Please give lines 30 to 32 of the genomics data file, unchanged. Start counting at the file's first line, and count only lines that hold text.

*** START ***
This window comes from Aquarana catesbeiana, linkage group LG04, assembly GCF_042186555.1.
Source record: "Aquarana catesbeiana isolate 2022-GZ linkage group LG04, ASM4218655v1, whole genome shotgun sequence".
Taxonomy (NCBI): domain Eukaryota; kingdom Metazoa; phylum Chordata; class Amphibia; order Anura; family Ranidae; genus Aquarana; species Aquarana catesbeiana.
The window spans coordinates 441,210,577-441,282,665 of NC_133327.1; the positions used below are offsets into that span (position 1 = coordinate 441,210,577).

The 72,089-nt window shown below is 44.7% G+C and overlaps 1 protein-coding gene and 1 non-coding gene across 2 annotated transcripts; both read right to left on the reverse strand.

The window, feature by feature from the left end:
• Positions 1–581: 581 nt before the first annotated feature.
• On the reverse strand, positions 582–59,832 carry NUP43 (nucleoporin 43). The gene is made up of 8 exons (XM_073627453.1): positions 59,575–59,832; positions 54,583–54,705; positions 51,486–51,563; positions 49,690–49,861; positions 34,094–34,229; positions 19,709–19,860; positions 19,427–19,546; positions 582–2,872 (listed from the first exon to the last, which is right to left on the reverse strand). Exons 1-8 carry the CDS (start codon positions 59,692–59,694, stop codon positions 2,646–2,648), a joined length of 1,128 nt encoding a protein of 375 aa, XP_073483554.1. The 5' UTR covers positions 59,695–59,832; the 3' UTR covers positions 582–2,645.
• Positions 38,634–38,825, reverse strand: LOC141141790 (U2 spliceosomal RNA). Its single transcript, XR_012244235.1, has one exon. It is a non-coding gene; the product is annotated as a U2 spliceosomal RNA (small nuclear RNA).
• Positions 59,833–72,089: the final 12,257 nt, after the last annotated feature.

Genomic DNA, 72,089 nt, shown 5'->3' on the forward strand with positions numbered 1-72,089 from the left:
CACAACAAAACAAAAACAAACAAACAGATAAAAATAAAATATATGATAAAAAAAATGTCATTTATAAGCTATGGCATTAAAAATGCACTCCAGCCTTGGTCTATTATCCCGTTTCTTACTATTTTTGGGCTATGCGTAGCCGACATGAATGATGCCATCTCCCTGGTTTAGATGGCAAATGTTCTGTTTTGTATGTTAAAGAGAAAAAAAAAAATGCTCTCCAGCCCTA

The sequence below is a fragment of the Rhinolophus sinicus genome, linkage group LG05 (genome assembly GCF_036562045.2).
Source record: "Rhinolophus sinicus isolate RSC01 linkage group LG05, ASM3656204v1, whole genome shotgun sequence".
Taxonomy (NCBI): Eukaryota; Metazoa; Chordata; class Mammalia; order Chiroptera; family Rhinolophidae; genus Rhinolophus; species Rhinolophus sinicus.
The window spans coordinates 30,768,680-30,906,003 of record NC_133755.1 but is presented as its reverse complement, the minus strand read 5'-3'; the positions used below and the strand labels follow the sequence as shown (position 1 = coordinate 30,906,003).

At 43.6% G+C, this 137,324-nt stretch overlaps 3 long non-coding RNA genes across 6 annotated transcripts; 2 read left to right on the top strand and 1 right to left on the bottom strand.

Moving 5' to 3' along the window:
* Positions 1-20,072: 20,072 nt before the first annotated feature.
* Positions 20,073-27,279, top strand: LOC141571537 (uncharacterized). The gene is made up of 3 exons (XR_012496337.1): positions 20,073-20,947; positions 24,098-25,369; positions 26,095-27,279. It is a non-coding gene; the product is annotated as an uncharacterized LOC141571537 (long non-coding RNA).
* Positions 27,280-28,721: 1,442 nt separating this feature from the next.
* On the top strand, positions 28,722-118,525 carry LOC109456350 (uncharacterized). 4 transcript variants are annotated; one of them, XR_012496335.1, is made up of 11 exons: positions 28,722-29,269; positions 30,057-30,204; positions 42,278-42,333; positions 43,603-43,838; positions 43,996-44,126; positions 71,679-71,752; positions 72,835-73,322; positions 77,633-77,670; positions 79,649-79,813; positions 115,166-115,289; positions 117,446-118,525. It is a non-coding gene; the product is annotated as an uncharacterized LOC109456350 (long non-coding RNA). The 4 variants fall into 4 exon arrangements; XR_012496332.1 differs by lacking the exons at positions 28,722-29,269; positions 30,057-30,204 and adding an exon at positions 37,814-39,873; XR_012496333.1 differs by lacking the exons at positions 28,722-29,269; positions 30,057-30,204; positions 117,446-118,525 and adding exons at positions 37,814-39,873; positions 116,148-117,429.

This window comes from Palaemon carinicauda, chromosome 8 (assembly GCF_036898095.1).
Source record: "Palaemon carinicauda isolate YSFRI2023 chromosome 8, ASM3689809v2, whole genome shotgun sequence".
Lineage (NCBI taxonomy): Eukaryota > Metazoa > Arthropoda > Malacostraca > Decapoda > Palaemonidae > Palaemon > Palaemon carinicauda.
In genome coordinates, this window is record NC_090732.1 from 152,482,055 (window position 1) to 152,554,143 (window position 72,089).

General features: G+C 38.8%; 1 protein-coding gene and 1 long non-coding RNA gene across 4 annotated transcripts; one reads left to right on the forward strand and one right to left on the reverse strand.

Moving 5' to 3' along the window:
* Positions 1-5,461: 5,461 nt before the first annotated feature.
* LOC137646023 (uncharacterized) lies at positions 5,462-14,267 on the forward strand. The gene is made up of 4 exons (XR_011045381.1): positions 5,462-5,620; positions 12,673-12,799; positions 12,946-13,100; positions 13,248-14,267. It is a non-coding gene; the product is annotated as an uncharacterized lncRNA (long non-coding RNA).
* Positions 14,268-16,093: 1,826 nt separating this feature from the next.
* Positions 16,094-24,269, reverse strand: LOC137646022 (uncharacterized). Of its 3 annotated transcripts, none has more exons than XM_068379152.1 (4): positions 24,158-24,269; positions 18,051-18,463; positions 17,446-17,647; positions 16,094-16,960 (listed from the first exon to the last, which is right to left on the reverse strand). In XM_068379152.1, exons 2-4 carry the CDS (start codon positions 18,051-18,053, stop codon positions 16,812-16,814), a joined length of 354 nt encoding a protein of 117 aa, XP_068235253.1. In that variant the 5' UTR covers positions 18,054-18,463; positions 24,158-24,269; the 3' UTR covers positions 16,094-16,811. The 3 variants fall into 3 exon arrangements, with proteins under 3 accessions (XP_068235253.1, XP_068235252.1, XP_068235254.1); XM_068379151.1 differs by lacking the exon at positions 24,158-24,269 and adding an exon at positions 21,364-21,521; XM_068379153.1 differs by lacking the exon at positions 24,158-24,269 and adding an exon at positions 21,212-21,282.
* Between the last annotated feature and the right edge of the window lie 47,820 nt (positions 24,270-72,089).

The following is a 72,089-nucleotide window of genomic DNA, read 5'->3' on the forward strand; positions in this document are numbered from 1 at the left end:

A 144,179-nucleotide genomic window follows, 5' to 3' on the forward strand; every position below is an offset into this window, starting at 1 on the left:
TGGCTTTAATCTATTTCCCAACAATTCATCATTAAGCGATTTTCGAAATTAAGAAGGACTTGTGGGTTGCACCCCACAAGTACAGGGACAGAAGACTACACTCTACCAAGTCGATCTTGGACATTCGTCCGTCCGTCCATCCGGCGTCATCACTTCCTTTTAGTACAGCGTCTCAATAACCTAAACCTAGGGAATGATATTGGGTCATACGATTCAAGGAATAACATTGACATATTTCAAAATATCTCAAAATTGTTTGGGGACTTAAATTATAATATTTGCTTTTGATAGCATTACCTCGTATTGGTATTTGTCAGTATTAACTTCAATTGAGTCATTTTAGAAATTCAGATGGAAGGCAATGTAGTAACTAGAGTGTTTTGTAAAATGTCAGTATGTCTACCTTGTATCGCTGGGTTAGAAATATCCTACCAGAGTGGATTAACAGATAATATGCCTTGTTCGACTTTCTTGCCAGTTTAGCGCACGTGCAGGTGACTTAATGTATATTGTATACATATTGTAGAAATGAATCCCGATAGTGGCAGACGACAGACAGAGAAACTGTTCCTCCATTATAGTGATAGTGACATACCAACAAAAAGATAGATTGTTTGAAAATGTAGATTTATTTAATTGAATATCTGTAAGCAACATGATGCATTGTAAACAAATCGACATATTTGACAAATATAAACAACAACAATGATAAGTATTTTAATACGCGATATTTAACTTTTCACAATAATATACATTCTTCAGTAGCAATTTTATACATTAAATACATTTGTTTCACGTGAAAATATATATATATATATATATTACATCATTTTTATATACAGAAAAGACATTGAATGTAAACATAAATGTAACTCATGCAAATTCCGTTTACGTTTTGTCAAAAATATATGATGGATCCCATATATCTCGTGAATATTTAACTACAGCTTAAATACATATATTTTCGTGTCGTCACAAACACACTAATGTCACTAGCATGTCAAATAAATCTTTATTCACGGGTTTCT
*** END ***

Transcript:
* LOC137646023 (uncharacterized) lies at positions 5,462-14,267 on the forward strand. The gene is made up of 4 exons (XR_011045381.1): positions 5,462-5,620; positions 12,673-12,799; positions 12,946-13,100; positions 13,248-14,267. It is a non-coding gene; the product is annotated as an uncharacterized lncRNA (long non-coding RNA).
* Positions 14,268-16,093: 1,826 nt separating this feature from the next.
* Positions 16,094-24,269, reverse strand: LOC137646022 (uncharacterized). Of its 3 annotated transcripts, none has more exons than XM_068379152.1 (4): positions 24,158-24,269; positions 18,051-18,463; positions 17,446-17,647; positions 16,094-16,960 (listed from the first exon to the last, which is right to left on the reverse strand). In XM_068379152.1, exons 2-4 carry the CDS (start codon positions 18,051-18,053, stop codon positions 16,812-16,814), a joined length of 354 nt encoding a protein of 117 aa, XP_068235253.1. In that variant the 5' UTR covers positions 18,054-18,463; positions 24,158-24,269; the 3' UTR covers positions 16,094-16,811. The 3 variants fall into 3 exon arrangements, with proteins under 3 accessions (XP_068235253.1, XP_068235252.1, XP_068235254.1); XM_068379151.1 differs by lacking the exon at positions 24,158-24,269 and adding an exon at positions 21,364-21,521; XM_068379153.1 differs by lacking the exon at positions 24,158-24,269 and adding an exon at positions 21,212-21,282.